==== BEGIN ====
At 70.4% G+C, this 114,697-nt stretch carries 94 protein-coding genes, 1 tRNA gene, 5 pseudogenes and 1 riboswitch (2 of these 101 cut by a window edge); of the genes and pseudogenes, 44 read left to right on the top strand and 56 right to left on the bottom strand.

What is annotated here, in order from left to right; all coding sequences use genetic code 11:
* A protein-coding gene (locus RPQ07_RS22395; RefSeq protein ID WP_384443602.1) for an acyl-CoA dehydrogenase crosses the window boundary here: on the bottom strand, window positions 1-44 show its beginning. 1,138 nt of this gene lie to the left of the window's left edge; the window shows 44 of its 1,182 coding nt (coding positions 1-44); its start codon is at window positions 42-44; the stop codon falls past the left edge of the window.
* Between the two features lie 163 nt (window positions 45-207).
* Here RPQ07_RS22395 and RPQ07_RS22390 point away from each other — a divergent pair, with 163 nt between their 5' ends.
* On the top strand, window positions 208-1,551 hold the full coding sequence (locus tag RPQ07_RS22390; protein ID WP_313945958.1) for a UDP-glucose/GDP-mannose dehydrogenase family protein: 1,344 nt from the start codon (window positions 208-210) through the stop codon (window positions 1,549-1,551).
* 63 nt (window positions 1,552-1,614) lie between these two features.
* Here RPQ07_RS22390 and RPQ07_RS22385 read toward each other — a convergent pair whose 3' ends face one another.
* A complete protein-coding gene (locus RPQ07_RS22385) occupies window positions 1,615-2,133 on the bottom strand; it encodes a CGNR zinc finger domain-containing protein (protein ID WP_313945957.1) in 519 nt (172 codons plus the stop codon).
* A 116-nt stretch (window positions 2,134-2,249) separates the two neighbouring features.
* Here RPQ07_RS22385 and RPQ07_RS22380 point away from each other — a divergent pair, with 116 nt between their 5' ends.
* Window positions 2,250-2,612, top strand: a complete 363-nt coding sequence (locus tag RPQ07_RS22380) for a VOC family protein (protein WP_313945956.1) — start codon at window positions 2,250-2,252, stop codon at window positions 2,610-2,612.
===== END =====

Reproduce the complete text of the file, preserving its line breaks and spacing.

At 70.4% G+C, this 114,697-nt stretch carries 94 protein-coding genes, 1 tRNA gene, 5 pseudogenes and 1 riboswitch (2 of these 101 cut by a window edge); of the genes and pseudogenes, 44 read left to right on the top strand and 56 right to left on the bottom strand.

What is annotated here, in order from left to right; all coding sequences use genetic code 11:
* A protein-coding gene (locus RPQ07_RS22395; RefSeq protein ID WP_384443602.1) for an acyl-CoA dehydrogenase crosses the window boundary here: on the bottom strand, window positions 1-44 show its beginning. 1,138 nt of this gene lie to the left of the window's left edge; the window shows 44 of its 1,182 coding nt (coding positions 1-44); its start codon is at window positions 42-44; the stop codon falls past the left edge of the window.
* Between the two features lie 163 nt (window positions 45-207).
* Here RPQ07_RS22395 and RPQ07_RS22390 point away from each other — a divergent pair, with 163 nt between their 5' ends.
* On the top strand, window positions 208-1,551 hold the full coding sequence (locus tag RPQ07_RS22390; protein ID WP_313945958.1) for a UDP-glucose/GDP-mannose dehydrogenase family protein: 1,344 nt from the start codon (window positions 208-210) through the stop codon (window positions 1,549-1,551).
* 63 nt (window positions 1,552-1,614) lie between these two features.
* Here RPQ07_RS22390 and RPQ07_RS22385 read toward each other — a convergent pair whose 3' ends face one another.
* A complete protein-coding gene (locus RPQ07_RS22385) occupies window positions 1,615-2,133 on the bottom strand; it encodes a CGNR zinc finger domain-containing protein (protein ID WP_313945957.1) in 519 nt (172 codons plus the stop codon).
* A 116-nt stretch (window positions 2,134-2,249) separates the two neighbouring features.
* Here RPQ07_RS22385 and RPQ07_RS22380 point away from each other — a divergent pair, with 116 nt between their 5' ends.
* Window positions 2,250-2,612, top strand: a complete 363-nt coding sequence (locus tag RPQ07_RS22380) for a VOC family protein (protein WP_313945956.1) — start codon at window positions 2,250-2,252, stop codon at window positions 2,610-2,612.